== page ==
The barefoot big one is wearing patched jeans, for the first time. How we got this far without busting a pair, I don't know; it's certainly not for lack of hard play. He was shy about the patch, and unsure how to tell me so. He asked for another pair of jeans, and only reluctantly stepped into these when he realized it was the only pair clean. But then we went to the park, and he forgot all about it. Down by the creek we saw the splayed-out bloody remains of a squirrel that appeared to have been a meal for at least two animals. The stomach was torn out and the broken ribcage exposed, and the head was nearly gone, too. Fox kept walking up to it, announcing that it was gruesome or disgusting, then walking away again.
I've seen videos of other primates doing this--coming and going and coming back again to that which disturbs. I still find myself sometimes making sense of the world so overtly, walking up in my mind to something that's "off," making a proclamation to myself or trying on an assessment, walking away again to think about something more pleasant such as chickens or chocolate or valentine hearts until I feel pulled over yet again to the worrisome place.
On the way back from the park, Woody remembered the patch on his knee, complimented me on the stitching, wondered aloud whether we'd soon need to do the other knee, and asked if he could work the presser foot on the sewing machine when we did.
This is a favorite page from Graeme Base's Animalia. It's a library book that we've kept in the car for three weeks now. Woody picks it up and reads it, stopping to spell out the words he doesn't yet know, then asking me what they mean, if they're new to him. He's learned a lot of new words this way, and the definitions of the new words lead to all kinds of interesting side-conversations. Fox makes requests from his carseat, and Woody turns to the page and reads from it, each of them weaving a story that moves past the phrases in the book and into the land of imagined things.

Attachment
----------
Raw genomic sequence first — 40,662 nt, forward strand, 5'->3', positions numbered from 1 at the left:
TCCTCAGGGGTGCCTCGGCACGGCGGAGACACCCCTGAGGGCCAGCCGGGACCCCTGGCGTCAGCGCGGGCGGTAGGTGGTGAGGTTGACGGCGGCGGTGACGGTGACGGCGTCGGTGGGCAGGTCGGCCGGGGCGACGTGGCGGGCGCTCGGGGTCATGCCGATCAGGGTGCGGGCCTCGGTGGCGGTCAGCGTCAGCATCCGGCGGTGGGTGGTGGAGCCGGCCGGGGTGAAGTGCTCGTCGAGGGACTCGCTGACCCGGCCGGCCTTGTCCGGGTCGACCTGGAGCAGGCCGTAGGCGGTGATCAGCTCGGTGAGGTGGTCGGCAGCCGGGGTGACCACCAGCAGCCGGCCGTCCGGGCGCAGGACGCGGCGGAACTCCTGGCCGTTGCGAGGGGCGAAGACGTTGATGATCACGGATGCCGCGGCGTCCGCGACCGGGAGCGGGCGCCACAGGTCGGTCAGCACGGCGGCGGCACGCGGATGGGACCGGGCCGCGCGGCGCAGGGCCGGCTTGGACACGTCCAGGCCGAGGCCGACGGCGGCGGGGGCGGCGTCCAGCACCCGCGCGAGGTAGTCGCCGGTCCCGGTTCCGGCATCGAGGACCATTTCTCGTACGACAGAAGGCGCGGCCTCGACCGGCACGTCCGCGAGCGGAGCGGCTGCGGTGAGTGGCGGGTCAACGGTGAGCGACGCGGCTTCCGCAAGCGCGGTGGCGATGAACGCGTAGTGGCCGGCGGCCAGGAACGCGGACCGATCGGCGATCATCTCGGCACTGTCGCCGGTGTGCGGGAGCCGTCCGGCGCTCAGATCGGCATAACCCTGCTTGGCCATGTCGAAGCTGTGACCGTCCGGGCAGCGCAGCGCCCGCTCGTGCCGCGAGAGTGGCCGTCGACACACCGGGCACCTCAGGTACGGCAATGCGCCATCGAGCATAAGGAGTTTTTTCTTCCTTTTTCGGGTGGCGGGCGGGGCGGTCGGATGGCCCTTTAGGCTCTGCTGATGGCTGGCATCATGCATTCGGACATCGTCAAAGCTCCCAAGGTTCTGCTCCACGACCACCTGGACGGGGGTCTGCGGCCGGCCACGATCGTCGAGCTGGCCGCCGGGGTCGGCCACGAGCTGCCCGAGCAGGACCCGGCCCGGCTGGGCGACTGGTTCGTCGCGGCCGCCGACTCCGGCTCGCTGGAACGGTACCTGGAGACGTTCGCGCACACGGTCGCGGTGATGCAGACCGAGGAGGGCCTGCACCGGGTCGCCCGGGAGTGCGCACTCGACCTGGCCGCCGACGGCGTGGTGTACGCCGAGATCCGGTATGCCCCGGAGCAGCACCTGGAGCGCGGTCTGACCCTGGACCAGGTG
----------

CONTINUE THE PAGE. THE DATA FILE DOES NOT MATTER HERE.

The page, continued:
For breakfast yesterday I made the boys shirred eggs (from my friend Penny's chickens--I'm so glad to have a friend again who sells eggs! as well as sage from our garden). Woody asked what shirred meant, and I said I didn't know, that we'd look it up after eating. He thought shirred might come from a different language, since it didn't seem to mean anything else in English. That, to me, seemed quite a lovely little wondering, though alas, it turns out the true origin of the word is a mystery. And shirred does have one other meaning in English: coincidentally, it is also a sewing term meaning pulled into pleats or ripples across parallel lines of thread. (Think of the puckered tops of sundresses.)
These days have been rich with spoken words, some read and a couple written. Of all the gifts we give our children, I think the first and best is love, but the second-best is language.